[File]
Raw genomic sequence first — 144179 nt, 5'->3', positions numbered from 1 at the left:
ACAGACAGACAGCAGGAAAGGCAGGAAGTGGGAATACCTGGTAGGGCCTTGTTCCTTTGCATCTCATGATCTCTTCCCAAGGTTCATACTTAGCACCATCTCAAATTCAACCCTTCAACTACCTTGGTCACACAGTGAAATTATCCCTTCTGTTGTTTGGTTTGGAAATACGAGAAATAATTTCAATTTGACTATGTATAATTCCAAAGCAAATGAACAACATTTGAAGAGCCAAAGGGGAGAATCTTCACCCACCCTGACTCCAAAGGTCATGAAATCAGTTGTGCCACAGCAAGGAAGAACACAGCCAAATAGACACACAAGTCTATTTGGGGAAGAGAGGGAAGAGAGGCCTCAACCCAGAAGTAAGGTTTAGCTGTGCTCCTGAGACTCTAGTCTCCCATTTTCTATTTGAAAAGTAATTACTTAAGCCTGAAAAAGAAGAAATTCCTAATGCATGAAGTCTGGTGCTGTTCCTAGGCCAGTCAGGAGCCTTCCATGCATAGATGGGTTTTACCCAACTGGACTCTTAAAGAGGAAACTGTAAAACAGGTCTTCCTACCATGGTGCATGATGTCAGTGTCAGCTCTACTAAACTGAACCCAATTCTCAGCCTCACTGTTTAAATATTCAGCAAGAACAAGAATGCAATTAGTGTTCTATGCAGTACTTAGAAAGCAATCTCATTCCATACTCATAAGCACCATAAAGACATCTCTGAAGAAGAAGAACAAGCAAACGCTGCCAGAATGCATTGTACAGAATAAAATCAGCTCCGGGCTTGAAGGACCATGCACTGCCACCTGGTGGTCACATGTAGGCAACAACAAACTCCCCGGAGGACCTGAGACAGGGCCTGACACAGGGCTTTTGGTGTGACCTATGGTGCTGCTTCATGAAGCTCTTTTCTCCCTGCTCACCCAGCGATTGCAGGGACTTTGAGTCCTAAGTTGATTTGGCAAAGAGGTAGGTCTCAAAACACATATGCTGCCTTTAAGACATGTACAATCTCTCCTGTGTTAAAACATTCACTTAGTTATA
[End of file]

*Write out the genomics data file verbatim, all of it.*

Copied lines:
Raw genomic sequence first — 144179 nt, 5'->3', positions numbered from 1 at the left:
ACAGACAGACAGCAGGAAAGGCAGGAAGTGGGAATACCTGGTAGGGCCTTGTTCCTTTGCATCTCATGATCTCTTCCCAAGGTTCATACTTAGCACCATCTCAAATTCAACCCTTCAACTACCTTGGTCACACAGTGAAATTATCCCTTCTGTTGTTTGGTTTGGAAATACGAGAAATAATTTCAATTTGACTATGTATAATTCCAAAGCAAATGAACAACATTTGAAGAGCCAAAGGGGAGAATCTTCACCCACCCTGACTCCAAAGGTCATGAAATCAGTTGTGCCACAGCAAGGAAGAACACAGCCAAATAGACACACAAGTCTATTTGGGGAAGAGAGGGAAGAGAGGCCTCAACCCAGAAGTAAGGTTTAGCTGTGCTCCTGAGACTCTAGTCTCCCATTTTCTATTTGAAAAGTAATTACTTAAGCCTGAAAAAGAAGAAATTCCTAATGCATGAAGTCTGGTGCTGTTCCTAGGCCAGTCAGGAGCCTTCCATGCATAGATGGGTTTTACCCAACTGGACTCTTAAAGAGGAAACTGTAAAACAGGTCTTCCTACCATGGTGCATGATGTCAGTGTCAGCTCTACTAAACTGAACCCAATTCTCAGCCTCACTGTTTAAATATTCAGCAAGAACAAGAATGCAATTAGTGTTCTATGCAGTACTTAGAAAGCAATCTCATTCCATACTCATAAGCACCATAAAGACATCTCTGAAGAAGAAGAACAAGCAAACGCTGCCAGAATGCATTGTACAGAATAAAATCAGCTCCGGGCTTGAAGGACCATGCACTGCCACCTGGTGGTCACATGTAGGCAACAACAAACTCCCCGGAGGACCTGAGACAGGGCCTGACACAGGGCTTTTGGTGTGACCTATGGTGCTGCTTCATGAAGCTCTTTTCTCCCTGCTCACCCAGCGATTGCAGGGACTTTGAGTCCTAAGTTGATTTGGCAAAGAGGTAGGTCTCAAAACACATATGCTGCCTTTAAGACATGTACAATCTCTCCTGTGTTAAAACATTCACTTAGTTATA